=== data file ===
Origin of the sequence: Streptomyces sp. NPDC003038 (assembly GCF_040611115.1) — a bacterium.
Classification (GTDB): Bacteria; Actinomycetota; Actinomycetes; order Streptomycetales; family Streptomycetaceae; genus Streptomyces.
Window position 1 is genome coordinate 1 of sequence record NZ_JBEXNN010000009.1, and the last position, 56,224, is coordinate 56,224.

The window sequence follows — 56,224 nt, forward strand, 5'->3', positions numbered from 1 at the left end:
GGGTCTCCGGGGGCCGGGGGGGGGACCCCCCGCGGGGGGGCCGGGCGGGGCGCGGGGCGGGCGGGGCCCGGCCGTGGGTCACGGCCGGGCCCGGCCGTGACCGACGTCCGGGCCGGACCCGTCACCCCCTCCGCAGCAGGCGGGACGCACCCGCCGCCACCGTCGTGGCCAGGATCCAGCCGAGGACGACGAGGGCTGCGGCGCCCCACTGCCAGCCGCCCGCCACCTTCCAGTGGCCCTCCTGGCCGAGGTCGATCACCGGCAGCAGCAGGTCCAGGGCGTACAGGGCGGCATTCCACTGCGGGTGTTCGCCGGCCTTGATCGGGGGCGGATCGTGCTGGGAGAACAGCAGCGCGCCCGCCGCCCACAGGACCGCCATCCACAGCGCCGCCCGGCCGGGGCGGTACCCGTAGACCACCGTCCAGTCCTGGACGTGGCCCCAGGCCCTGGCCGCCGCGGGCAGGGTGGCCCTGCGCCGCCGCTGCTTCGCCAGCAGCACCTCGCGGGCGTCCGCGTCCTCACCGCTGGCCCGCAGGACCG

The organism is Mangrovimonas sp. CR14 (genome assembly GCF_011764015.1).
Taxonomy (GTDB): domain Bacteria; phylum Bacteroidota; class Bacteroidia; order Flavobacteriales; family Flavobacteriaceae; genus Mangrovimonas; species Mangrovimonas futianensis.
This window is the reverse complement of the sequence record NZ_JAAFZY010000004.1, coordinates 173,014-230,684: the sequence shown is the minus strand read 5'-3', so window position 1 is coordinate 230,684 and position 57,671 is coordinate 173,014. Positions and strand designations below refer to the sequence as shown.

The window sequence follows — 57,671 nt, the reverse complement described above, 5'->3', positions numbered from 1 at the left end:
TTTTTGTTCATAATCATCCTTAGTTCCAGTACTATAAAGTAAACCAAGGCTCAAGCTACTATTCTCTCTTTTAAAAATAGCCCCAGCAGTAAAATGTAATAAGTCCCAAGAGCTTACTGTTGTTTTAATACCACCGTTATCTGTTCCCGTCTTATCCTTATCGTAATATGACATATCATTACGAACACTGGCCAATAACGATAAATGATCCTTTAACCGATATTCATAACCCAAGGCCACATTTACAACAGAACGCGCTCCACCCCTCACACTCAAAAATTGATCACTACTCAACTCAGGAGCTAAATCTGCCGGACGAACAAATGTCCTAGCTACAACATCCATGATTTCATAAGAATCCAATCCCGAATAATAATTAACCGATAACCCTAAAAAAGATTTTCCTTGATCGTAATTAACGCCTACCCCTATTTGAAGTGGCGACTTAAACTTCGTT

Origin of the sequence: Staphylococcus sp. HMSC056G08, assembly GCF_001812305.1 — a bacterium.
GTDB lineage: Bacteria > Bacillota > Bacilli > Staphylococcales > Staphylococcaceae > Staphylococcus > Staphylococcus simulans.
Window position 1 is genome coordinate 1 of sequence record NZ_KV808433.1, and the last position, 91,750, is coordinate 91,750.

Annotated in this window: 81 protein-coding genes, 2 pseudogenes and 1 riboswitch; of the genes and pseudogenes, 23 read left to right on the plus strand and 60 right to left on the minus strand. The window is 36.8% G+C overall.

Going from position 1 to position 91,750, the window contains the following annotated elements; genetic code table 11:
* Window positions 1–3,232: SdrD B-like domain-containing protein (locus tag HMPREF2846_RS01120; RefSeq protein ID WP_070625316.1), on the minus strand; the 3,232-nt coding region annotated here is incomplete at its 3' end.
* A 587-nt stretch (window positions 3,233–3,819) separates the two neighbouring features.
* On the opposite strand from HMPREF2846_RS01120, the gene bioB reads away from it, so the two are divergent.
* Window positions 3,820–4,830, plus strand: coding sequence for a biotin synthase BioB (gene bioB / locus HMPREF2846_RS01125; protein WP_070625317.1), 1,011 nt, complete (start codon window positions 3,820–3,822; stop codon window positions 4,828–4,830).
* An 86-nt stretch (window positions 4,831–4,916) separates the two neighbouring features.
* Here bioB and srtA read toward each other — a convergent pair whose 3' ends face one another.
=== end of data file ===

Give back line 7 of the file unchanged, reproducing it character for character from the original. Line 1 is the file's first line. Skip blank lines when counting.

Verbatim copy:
Taxonomy (GTDB): domain Bacteria; phylum Bacteroidota; class Bacteroidia; order Flavobacteriales; family Flavobacteriaceae; genus Mangrovimonas; species Mangrovimonas futianensis.